I watched the two most recent episodes of Project Runway last night and was excited to see the The Metropolitan Museum’s Greek and Roman galleries as one source of inspiration offered up for their last challenge. So tonight I did a bit of exploring of my own — winding up in Egypt, not Rome or Greece, with this image of a fifth century Egyptian-Coptic textile depicting a man with “nimbus and heart”. The nimbus being the golden halo around his head and the heart — is this the red shape floating outside his body? I love the coloration overall — the red, the dark indigo blue, and the shades of purple and green on his shirt.

Wearing Propaganda –

Jan 24, 2008 | 1 Comment

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The subject of my previous post reminded me of literature I received in the mail last Fall for a Bard Graduate Center exhibition titled, Wearing Propaganda: Textiles on the Home Front in Japan, Britain and the United States 1931-1945. I didn’t make it to the show but the catalog is available for purchase on Amazon. The kimono above is featured on the book’s cover and is referenced within the mailing I received as “Woman’s haori, ‘The Thrill of Flight.’ Japan, late 1920’s-early 1930’s. Collection of Minoru Akemi and Atsushi Narita.”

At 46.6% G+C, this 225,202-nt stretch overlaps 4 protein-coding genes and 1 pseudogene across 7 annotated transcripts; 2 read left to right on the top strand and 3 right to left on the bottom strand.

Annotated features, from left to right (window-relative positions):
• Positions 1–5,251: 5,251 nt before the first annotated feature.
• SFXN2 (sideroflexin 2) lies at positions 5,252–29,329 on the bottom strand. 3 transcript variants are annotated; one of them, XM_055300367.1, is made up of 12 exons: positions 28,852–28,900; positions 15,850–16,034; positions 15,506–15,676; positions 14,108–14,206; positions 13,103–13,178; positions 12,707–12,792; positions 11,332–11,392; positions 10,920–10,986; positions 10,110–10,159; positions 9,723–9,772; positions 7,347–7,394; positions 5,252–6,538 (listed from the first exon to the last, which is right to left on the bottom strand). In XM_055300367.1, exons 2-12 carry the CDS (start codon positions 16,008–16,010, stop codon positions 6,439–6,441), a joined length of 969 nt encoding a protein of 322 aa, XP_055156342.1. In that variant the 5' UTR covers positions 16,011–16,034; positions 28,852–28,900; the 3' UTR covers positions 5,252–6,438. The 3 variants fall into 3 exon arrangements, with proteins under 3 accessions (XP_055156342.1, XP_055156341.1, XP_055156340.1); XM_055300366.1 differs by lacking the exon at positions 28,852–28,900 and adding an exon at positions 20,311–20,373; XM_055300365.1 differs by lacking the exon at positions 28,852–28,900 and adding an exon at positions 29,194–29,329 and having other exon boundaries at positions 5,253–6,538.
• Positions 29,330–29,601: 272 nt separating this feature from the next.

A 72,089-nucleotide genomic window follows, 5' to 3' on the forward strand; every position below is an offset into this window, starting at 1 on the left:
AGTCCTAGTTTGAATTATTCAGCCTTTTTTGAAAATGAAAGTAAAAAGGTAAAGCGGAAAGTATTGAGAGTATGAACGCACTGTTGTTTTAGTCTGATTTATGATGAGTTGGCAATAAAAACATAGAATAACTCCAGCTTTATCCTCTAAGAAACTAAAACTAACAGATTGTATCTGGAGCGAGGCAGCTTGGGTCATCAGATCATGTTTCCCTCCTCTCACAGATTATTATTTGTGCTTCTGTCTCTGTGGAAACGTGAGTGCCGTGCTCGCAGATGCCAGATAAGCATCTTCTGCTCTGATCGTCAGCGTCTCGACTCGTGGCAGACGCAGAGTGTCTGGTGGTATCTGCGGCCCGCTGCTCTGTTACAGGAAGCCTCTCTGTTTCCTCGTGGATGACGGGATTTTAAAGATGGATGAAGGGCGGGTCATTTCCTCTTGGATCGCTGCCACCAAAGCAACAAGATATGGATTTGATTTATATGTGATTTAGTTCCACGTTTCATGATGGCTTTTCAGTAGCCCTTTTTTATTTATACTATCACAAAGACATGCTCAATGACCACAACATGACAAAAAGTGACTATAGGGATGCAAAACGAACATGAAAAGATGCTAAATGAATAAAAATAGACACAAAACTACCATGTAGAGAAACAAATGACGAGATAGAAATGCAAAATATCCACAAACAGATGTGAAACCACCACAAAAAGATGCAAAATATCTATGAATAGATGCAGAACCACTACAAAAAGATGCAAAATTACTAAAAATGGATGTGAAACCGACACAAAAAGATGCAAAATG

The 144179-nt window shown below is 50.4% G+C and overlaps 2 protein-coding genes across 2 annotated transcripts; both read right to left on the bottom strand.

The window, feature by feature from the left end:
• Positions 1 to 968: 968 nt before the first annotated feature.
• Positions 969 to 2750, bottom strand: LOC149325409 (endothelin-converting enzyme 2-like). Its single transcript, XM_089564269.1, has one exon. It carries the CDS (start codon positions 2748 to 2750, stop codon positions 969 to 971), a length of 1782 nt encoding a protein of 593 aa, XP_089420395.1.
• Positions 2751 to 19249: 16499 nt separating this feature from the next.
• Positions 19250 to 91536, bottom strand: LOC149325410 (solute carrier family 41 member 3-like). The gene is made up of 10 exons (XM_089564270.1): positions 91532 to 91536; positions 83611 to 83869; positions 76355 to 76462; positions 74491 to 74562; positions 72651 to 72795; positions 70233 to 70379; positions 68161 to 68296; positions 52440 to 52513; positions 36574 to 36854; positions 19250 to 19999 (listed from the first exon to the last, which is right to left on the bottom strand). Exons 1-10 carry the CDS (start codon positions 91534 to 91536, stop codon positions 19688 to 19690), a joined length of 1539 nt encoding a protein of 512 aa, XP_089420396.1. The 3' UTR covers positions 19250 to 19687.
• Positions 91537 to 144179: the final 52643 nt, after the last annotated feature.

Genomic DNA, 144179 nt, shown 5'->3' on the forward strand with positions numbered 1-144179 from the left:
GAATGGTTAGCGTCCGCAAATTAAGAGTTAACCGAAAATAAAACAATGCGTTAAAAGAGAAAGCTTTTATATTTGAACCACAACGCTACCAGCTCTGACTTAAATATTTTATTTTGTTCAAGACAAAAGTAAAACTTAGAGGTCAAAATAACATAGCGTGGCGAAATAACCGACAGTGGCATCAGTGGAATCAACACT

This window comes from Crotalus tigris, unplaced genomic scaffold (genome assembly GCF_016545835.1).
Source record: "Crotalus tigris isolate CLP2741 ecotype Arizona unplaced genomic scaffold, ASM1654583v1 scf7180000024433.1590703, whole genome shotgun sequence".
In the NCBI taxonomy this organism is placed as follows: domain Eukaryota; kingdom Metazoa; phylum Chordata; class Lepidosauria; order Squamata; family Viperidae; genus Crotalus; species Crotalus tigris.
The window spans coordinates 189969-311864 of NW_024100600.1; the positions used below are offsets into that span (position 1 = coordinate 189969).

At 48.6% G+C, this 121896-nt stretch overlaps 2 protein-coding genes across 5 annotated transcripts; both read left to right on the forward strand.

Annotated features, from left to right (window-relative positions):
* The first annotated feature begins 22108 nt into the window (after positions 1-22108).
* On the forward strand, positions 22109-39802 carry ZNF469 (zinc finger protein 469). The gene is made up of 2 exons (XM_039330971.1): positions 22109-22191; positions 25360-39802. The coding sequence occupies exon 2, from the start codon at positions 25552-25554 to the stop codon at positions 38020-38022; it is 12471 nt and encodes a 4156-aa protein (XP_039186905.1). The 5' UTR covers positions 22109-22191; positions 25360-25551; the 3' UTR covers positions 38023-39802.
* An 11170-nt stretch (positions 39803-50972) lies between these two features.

Arraiolos Carpets –

Dec 20, 2007 | Leave a Comment

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I had the opportunity to meet Peter Pap (of Peter Pap Oriental Rugs) this week and checked out his website this evening. One of his featured carpets is the one shown above, an “Arrayollos Carpet” (more commonly spelled – at least on internet searches – “Arrailos”). The name was unfamiliar to me but it refers to an area of Portugal known historically for its textile and embroidery traditions. This particular needlepoint carpet is dated to the 17th century. The bold pattern and strong blue and yellow palette is very appealing, I think!

Cintamani –

Nov 28, 2007 | 1 Comment